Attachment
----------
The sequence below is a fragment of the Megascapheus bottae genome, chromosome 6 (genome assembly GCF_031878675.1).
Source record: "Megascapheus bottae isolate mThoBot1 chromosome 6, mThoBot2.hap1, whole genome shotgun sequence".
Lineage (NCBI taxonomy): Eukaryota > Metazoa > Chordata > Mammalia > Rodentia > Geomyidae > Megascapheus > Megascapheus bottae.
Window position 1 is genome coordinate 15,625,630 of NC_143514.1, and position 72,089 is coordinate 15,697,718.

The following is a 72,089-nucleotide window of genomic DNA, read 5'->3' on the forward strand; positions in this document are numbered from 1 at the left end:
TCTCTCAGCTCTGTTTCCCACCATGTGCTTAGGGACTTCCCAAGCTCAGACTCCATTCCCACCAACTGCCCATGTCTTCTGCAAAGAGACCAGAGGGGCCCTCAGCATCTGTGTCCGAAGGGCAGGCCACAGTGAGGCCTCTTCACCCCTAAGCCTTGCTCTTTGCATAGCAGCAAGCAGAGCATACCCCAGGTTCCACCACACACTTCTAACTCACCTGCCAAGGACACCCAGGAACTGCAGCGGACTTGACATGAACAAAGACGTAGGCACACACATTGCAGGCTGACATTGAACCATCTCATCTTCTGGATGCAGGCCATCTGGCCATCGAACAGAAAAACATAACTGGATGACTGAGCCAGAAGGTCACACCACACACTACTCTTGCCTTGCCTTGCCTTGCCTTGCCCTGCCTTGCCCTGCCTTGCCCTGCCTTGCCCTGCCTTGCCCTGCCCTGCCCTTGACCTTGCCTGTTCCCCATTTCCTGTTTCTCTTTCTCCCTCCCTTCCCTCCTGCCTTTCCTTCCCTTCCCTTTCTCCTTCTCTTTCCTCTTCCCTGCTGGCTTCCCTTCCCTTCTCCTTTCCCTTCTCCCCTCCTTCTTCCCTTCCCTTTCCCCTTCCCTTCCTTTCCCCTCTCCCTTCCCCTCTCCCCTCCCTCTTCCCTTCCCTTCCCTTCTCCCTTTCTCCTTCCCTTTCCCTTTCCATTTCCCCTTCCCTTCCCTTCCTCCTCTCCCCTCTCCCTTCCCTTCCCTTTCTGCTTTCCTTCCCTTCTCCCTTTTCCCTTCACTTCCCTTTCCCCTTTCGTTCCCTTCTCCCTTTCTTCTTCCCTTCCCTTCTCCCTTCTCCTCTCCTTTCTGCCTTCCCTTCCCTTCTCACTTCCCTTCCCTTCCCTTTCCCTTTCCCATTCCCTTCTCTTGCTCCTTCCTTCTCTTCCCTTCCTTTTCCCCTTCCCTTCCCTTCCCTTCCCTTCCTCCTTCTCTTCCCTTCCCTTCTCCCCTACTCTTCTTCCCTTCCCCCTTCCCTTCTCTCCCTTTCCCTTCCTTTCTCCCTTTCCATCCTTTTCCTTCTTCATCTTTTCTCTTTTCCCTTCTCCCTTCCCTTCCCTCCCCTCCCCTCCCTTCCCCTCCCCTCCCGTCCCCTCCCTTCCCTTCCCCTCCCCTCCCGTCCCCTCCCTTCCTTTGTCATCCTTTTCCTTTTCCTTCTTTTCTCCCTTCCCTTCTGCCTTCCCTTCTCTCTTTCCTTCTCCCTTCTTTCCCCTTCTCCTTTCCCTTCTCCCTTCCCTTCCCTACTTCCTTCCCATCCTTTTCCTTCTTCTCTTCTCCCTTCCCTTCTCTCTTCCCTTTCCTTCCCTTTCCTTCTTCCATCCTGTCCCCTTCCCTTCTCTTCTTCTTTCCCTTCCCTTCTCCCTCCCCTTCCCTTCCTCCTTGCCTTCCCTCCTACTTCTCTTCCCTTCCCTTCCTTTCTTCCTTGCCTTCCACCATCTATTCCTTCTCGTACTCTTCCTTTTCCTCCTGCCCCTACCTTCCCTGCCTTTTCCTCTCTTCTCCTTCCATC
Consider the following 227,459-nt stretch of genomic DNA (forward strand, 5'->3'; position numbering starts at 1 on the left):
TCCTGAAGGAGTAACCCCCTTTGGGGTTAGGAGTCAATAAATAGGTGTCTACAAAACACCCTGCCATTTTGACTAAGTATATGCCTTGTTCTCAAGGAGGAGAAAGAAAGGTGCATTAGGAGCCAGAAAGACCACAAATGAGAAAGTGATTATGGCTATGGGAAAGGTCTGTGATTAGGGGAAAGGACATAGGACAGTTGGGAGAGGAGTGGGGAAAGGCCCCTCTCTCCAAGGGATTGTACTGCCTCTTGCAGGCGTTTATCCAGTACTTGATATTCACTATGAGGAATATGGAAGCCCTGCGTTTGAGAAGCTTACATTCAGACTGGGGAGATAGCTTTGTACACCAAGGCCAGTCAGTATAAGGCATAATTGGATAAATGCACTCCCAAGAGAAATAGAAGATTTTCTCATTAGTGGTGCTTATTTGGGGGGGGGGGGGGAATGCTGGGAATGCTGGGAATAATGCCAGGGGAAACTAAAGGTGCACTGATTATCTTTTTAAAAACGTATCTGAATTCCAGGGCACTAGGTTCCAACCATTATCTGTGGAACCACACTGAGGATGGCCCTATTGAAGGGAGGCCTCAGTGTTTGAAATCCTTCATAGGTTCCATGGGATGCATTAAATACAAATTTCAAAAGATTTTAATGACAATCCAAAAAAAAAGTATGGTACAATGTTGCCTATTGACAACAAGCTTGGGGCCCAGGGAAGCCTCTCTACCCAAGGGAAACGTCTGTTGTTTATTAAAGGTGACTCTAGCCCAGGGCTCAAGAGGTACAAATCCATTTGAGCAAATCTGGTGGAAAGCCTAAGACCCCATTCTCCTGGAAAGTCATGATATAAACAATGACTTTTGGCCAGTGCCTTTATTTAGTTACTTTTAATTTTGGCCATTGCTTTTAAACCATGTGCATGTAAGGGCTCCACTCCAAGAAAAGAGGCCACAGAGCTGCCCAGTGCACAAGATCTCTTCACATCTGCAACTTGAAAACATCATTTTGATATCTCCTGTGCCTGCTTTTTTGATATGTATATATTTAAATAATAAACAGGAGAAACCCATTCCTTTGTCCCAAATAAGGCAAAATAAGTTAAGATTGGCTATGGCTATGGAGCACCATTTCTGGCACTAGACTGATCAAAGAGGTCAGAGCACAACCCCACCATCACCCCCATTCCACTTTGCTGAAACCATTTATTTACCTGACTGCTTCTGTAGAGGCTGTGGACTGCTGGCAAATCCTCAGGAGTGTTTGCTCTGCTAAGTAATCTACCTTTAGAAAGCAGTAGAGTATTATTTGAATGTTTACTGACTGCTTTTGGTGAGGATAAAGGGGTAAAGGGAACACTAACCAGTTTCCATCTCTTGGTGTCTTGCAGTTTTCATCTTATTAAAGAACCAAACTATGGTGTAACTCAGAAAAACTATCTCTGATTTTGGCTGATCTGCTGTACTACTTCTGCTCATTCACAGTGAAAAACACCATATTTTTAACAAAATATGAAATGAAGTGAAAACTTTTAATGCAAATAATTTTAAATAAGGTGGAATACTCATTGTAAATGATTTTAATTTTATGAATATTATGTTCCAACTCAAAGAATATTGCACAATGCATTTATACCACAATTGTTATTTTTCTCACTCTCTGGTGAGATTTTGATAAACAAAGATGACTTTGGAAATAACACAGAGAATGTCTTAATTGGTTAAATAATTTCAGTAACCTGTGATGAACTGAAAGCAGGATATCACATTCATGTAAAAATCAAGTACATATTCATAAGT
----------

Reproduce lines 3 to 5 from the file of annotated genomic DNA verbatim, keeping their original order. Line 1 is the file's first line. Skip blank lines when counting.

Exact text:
Lineage (NCBI taxonomy): Eukaryota > Metazoa > Chordata > Mammalia > Rodentia > Geomyidae > Megascapheus > Megascapheus bottae.
Window position 1 is genome coordinate 15,625,630 of NC_143514.1, and position 72,089 is coordinate 15,697,718.

The following is a 72,089-nucleotide window of genomic DNA, read 5'->3' on the forward strand; positions in this document are numbered from 1 at the left end: